USA and Norway: Will Build Satellite Station at Andøya For Early Missile Warning

Her trener amerikanske styrker på Andøya med Guided Multiple Launch Rocket System (GMLRS), et rakettsystem med langtrekkende presisjonsild utviklet av Lockheed Martin. (Foto: Joseph Bush/USAs hær)
The Norwegian and US MoDs have agreed on new Arctic cooperation on American architecture for warfare in space – particularly aimed at defense against cruise missiles. The basic idea is that incoming missiles will be quickly warned against, tracked, and destroyed through a network including satellites and weapon systems. Here, American forces are training at Andøya in Northern Norway with Guided Multiple Launch Rocket System (GMLRS), a rocket system with long-range precision fire developed by Lockheed Martin. (Photo: Joseph Bush/US Army)

US-Norwegian defense cooperation is taking off, including into space. The countries want to collaborate on space-based missile defense in the Arctic – with a unique base in Andøya, Northern Norway. A key aspect is to develop capabilities for cruise missile early warning in the High North.

Norsk versjon.

In February, Andøya Air Station was launched as one of several new Norwegian-American military bases in Northern Norway. This as part of an renegotiated supplementary defense cooperation agreement (SDCA) between Norway and the US, which is now under consideration in the Norwegian parliament.

Last week, the government announced plans developing Andøya into a base for long-range drones, as well as being central in developing the Armed Forces' space operations and ability for allied reception.

Now, Norway and the US report that they want to cooperate on building a temporary satellite station at the existing Andøya Air Station.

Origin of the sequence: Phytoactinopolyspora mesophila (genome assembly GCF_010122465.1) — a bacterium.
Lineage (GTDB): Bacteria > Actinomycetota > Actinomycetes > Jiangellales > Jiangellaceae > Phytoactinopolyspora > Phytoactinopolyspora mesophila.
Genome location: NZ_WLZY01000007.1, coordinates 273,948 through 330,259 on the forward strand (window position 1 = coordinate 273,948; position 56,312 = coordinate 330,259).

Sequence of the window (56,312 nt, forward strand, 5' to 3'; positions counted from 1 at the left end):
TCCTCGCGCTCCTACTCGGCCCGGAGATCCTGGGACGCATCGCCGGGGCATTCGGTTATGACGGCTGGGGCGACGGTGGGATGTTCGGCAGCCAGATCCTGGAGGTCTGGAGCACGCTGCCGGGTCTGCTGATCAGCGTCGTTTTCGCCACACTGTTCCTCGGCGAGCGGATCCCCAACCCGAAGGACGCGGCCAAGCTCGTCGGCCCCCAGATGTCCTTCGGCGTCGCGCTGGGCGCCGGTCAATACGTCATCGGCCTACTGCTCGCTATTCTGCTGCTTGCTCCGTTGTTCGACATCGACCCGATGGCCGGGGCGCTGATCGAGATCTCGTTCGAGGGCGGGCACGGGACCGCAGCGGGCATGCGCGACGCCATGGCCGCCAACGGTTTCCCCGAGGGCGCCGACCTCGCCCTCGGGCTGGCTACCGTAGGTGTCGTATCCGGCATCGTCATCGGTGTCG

According to the Norwegian MoD, this new establishment will support space infrastructure for situational awareness and communications on command, control, and warnings.

A central aspect is early warning for Norway and NATO regarding possible incoming cruise missiles in the High North.

USA og Norges felles romsatsing på Andøya flystasjon kommer i forlengelsen av at basen planlegges som et av totalt åtte nye norsk-amerikanske «omforente områder». Her signerer USAs daværende ambassadør til Norge, Marc Nathanson, og forsvarsminister Bjørn Arild Gram den reforhandlede bilaterale forsvarsavtalen 2. februar. Til helga reiser Gram til USA med program både i Washington D.C. og ved Natos styrkekommando i Norfolk. (Foto: Asgeir Spange Brekke / Forsvarsdepartementet)
The US and Norway's joint space initiative at Andøya Air Station is taking place in the wake of the base being planned as one of eight new "agreed areas" on Norwegian territory. Here, the then US ambassador to Norway, Marc Nathanson, and Norwegian MoD Bjørn Arild Gram are signing the renegotiated bilateral defense agreement on February 2nd. This weekend, Gram will travel to the USA with a program both in Washington D.C. and at JFC Norfolk. (Photo: Asgeir Spange Brekke / the Norwegian MoD)

Expanded cooperation

"I am very pleased with the US choosing Norway as its cooperation partner for this exciting project. In the current security policy situation, we must stand together to defend all of NATO's territory," says Norwegian MoD Bjørn Arild Gram (Center).

The location of Northern Norway and Andøya is particularly suited for communication with satellites in polar orbits.

The island in Nordland county houses the well-established Andøya Space Center, with its associated rocket range and new spaceport for satellite launches.

The planned new satellite station will be the first of its kind outside the US – and it involves a significant further development of the Norwegian-American space cooperation.

An example of existing cooperation is that the Norwegian state-owned company Space Norway will launch Arctic broadband satellites into space with payloads for the US and Norway's Armed Forces. According to the adjusted schedule, the launch will take place this summer.

Key points

– In an international context, space-based solutions are becoming increasingly more important in military operations and, thereby, also in the cooperation between NATO allies and partners